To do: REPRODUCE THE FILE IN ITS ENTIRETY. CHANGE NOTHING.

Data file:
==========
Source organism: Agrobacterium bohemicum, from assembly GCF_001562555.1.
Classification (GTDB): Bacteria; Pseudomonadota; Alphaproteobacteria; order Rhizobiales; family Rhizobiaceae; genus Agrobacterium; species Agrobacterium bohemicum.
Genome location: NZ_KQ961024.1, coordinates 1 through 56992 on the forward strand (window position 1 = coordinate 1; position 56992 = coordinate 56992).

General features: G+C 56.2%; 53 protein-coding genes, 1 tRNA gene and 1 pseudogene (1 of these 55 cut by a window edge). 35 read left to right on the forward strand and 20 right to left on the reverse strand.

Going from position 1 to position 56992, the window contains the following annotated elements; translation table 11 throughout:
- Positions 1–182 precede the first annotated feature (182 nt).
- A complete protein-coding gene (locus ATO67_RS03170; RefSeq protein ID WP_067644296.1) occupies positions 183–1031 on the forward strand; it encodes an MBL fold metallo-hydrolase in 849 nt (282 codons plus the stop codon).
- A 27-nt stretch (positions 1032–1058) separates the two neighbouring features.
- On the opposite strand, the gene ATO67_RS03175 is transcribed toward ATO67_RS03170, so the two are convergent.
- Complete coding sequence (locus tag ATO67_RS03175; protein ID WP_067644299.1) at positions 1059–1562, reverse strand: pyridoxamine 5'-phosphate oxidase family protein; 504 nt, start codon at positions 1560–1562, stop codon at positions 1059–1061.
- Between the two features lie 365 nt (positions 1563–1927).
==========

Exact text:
Source organism: Agrobacterium bohemicum, from assembly GCF_001562555.1.
Classification (GTDB): Bacteria; Pseudomonadota; Alphaproteobacteria; order Rhizobiales; family Rhizobiaceae; genus Agrobacterium; species Agrobacterium bohemicum.
Genome location: NZ_KQ961024.1, coordinates 1 through 56992 on the forward strand (window position 1 = coordinate 1; position 56992 = coordinate 56992).

General features: G+C 56.2%; 53 protein-coding genes, 1 tRNA gene and 1 pseudogene (1 of these 55 cut by a window edge). 35 read left to right on the forward strand and 20 right to left on the reverse strand.

Going from position 1 to position 56992, the window contains the following annotated elements; translation table 11 throughout:
- Positions 1–182 precede the first annotated feature (182 nt).
- A complete protein-coding gene (locus ATO67_RS03170; RefSeq protein ID WP_067644296.1) occupies positions 183–1031 on the forward strand; it encodes an MBL fold metallo-hydrolase in 849 nt (282 codons plus the stop codon).
- A 27-nt stretch (positions 1032–1058) separates the two neighbouring features.
- On the opposite strand, the gene ATO67_RS03175 is transcribed toward ATO67_RS03170, so the two are convergent.
- Complete coding sequence (locus tag ATO67_RS03175; protein ID WP_067644299.1) at positions 1059–1562, reverse strand: pyridoxamine 5'-phosphate oxidase family protein; 504 nt, start codon at positions 1560–1562, stop codon at positions 1059–1061.
- Between the two features lie 365 nt (positions 1563–1927).